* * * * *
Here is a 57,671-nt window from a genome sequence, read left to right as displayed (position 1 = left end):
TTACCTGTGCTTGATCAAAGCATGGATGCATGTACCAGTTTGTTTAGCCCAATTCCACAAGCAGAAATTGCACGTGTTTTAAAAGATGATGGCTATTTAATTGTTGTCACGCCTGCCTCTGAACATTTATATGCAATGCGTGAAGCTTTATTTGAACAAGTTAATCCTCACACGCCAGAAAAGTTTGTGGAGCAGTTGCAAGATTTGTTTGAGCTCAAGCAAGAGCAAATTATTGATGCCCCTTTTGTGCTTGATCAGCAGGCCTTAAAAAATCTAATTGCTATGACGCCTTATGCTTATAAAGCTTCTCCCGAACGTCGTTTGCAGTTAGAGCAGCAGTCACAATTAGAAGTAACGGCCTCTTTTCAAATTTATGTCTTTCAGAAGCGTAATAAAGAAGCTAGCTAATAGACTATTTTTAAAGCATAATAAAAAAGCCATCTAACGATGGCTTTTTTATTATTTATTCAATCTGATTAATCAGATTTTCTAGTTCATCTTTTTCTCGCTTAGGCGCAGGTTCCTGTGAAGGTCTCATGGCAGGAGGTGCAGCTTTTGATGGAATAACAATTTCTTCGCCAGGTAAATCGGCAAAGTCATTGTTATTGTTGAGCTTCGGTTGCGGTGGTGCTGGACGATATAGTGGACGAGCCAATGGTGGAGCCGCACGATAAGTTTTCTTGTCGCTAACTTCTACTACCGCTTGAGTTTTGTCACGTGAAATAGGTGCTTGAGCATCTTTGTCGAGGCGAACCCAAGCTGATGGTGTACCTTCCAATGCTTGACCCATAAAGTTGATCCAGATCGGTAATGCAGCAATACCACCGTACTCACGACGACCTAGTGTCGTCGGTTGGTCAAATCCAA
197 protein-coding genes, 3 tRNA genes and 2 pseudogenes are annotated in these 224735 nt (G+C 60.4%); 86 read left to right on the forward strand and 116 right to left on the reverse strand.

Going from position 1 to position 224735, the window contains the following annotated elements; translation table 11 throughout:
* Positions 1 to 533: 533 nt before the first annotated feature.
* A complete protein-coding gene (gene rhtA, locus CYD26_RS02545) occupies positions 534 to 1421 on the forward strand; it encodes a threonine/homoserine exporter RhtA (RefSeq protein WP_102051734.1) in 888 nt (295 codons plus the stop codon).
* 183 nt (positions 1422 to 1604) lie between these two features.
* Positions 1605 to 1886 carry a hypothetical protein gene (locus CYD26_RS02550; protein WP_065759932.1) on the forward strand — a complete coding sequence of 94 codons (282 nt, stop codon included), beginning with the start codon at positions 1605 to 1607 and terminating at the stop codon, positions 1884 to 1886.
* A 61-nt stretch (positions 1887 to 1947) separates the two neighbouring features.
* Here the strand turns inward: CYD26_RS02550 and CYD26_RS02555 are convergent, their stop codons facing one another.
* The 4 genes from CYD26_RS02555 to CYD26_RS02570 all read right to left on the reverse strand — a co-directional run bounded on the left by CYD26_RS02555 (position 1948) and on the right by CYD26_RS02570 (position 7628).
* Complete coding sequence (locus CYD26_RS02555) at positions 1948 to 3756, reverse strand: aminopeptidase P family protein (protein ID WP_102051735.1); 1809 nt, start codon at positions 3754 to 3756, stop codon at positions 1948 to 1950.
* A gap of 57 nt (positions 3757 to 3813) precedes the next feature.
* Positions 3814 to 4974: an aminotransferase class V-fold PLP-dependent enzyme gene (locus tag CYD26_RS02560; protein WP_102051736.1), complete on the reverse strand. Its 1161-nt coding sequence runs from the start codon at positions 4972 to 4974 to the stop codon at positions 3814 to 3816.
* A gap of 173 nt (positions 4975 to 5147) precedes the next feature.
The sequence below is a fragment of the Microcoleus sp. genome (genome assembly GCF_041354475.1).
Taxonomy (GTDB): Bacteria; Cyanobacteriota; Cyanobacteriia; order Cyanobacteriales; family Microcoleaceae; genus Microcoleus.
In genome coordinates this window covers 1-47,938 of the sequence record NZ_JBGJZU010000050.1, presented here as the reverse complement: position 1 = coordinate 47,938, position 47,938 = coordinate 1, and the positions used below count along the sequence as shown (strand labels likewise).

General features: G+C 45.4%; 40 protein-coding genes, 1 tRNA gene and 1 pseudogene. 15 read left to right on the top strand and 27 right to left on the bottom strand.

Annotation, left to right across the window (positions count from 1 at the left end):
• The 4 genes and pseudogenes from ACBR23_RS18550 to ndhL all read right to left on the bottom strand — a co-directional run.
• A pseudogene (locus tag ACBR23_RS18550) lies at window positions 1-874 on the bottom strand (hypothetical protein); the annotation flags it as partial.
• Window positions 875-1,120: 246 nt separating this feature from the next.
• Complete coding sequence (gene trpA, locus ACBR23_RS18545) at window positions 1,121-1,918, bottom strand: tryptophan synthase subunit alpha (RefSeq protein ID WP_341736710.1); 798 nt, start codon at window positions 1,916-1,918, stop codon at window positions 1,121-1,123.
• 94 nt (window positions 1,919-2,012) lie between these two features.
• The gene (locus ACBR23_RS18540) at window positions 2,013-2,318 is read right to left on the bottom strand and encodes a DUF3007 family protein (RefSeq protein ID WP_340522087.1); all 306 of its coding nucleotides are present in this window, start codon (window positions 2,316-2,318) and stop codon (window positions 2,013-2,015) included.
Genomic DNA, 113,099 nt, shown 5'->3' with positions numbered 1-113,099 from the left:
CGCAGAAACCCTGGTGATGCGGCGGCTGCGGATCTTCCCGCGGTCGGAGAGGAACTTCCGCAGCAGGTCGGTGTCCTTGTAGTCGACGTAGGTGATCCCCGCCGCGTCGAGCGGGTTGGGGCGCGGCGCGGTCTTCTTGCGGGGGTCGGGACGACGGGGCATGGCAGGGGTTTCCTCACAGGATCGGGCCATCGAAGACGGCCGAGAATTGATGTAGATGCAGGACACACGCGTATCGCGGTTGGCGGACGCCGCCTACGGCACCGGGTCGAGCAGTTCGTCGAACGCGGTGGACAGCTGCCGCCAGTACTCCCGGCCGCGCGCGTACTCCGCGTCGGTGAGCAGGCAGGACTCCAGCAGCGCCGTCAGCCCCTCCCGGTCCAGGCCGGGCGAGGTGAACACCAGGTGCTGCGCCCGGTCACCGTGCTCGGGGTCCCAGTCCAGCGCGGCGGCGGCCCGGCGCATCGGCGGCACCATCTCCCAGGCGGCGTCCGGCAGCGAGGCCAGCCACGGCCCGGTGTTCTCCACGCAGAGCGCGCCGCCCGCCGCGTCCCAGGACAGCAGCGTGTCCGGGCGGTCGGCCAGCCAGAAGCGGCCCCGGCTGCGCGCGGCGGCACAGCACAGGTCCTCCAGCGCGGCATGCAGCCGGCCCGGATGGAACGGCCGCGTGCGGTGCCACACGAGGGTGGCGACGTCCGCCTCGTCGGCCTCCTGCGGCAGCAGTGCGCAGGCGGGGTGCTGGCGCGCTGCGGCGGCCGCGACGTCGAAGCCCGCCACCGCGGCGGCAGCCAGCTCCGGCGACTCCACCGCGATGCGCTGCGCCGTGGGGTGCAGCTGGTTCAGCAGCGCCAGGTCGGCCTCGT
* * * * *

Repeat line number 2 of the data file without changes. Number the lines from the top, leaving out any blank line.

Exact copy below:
TTACCTGTGCTTGATCAAAGCATGGATGCATGTACCAGTTTGTTTAGCCCAATTCCACAAGCAGAAATTGCACGTGTTTTAAAAGATGATGGCTATTTAATTGTTGTCACGCCTGCCTCTGAACATTTATATGCAATGCGTGAAGCTTTATTTGAACAAGTTAATCCTCACACGCCAGAAAAGTTTGTGGAGCAGTTGCAAGATTTGTTTGAGCTCAAGCAAGAGCAAATTATTGATGCCCCTTTTGTGCTTGATCAGCAGGCCTTAAAAAATCTAATTGCTATGACGCCTTATGCTTATAAAGCTTCTCCCGAACGTCGTTTGCAGTTAGAGCAGCAGTCACAATTAGAAGTAACGGCCTCTTTTCAAATTTATGTCTTTCAGAAGCGTAATAAAGAAGCTAGCTAATAGACTATTTTTAAAGCATAATAAAAAAGCCATCTAACGATGGCTTTTTTATTATTTATTCAATCTGATTAATCAGATTTTCTAGTTCATCTTTTTCTCGCTTAGGCGCAGGTTCCTGTGAAGGTCTCATGGCAGGAGGTGCAGCTTTTGATGGAATAACAATTTCTTCGCCAGGTAAATCGGCAAAGTCATTGTTATTGTTGAGCTTCGGTTGCGGTGGTGCTGGACGATATAGTGGACGAGCCAATGGTGGAGCCGCACGATAAGTTTTCTTGTCGCTAACTTCTACTACCGCTTGAGTTTTGTCACGTGAAATAGGTGCTTGAGCATCTTTGTCGAGGCGAACCCAAGCTGATGGTGTACCTTCCAATGCTTGACCCATAAAGTTGATCCAGATCGGTAATGCAGCAATACCACCGTACTCACGACGACCTAGTGTCGTCGGTTGGTCAAATCCAA